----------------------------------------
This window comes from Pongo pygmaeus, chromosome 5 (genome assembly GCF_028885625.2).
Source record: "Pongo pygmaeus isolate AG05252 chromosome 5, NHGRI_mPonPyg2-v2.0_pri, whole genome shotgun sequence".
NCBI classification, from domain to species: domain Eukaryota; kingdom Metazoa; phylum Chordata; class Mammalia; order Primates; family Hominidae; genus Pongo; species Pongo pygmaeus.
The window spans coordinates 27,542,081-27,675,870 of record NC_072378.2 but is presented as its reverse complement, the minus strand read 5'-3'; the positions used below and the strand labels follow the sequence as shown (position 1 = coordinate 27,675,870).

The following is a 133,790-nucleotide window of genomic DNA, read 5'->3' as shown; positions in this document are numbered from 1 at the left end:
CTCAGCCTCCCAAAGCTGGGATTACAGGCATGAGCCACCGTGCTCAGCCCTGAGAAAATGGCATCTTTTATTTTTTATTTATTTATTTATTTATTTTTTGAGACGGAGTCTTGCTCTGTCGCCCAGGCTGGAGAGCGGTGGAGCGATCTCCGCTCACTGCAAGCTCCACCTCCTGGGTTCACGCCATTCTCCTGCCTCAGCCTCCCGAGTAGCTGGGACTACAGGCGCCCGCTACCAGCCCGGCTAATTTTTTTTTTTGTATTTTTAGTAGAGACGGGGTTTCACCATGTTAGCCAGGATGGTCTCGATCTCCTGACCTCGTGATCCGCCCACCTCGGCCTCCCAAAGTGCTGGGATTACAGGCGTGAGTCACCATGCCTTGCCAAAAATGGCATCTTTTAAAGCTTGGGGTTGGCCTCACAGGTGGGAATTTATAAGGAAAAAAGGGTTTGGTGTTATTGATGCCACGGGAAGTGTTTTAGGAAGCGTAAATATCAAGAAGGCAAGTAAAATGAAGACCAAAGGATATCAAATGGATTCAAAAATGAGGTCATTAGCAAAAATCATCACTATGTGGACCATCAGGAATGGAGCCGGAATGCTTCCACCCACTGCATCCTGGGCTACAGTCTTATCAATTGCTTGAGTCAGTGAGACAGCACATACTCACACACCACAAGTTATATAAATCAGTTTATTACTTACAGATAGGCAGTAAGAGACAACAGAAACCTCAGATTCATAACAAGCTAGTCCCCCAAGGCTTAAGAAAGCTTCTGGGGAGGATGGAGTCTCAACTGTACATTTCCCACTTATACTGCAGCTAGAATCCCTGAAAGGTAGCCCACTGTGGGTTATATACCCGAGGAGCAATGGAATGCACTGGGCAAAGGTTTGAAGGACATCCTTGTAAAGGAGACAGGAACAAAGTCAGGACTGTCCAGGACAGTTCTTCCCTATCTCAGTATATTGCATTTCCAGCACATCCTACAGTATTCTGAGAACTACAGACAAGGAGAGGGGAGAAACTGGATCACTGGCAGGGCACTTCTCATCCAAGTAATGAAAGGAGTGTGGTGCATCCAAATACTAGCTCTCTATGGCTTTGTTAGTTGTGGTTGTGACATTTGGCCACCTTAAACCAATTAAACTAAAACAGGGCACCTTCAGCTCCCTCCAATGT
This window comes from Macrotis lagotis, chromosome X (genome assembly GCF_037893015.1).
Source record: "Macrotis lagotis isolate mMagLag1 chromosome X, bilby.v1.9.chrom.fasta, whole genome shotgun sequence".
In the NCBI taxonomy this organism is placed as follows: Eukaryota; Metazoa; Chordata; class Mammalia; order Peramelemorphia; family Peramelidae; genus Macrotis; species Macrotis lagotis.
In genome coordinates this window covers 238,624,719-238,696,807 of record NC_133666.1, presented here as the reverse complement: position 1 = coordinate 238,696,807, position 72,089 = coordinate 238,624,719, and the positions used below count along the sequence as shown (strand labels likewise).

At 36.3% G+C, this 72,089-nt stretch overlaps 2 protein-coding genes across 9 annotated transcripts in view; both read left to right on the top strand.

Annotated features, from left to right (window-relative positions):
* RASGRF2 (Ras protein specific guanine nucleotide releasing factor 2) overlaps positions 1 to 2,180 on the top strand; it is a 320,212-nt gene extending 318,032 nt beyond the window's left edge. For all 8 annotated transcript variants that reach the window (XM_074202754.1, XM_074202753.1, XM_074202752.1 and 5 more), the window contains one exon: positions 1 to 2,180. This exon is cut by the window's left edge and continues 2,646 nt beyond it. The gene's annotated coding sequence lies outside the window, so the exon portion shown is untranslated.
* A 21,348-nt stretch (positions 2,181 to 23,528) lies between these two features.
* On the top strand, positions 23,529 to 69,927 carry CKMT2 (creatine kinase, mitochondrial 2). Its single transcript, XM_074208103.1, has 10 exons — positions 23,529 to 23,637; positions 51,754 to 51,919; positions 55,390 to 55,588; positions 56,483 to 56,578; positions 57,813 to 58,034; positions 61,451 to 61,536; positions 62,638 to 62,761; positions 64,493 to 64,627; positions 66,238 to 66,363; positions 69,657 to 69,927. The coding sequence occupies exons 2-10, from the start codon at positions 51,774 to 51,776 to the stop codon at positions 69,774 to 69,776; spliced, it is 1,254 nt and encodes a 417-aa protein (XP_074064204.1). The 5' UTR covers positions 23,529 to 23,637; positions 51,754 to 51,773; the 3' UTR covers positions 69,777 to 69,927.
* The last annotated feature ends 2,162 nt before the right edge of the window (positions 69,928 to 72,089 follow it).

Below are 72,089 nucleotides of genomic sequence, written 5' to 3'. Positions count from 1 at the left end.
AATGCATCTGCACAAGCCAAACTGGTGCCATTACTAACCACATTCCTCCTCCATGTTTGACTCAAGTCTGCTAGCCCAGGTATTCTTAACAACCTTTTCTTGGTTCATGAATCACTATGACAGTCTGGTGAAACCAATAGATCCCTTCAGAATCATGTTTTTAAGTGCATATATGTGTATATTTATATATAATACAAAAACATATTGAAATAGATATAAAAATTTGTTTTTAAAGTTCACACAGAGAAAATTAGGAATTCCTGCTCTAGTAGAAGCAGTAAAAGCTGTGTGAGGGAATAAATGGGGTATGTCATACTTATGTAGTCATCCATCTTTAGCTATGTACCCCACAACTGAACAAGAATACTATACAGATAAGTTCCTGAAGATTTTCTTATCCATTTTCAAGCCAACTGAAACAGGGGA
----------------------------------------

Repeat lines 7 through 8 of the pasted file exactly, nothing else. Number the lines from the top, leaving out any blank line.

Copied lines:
This window comes from Macrotis lagotis, chromosome X (genome assembly GCF_037893015.1).
Source record: "Macrotis lagotis isolate mMagLag1 chromosome X, bilby.v1.9.chrom.fasta, whole genome shotgun sequence".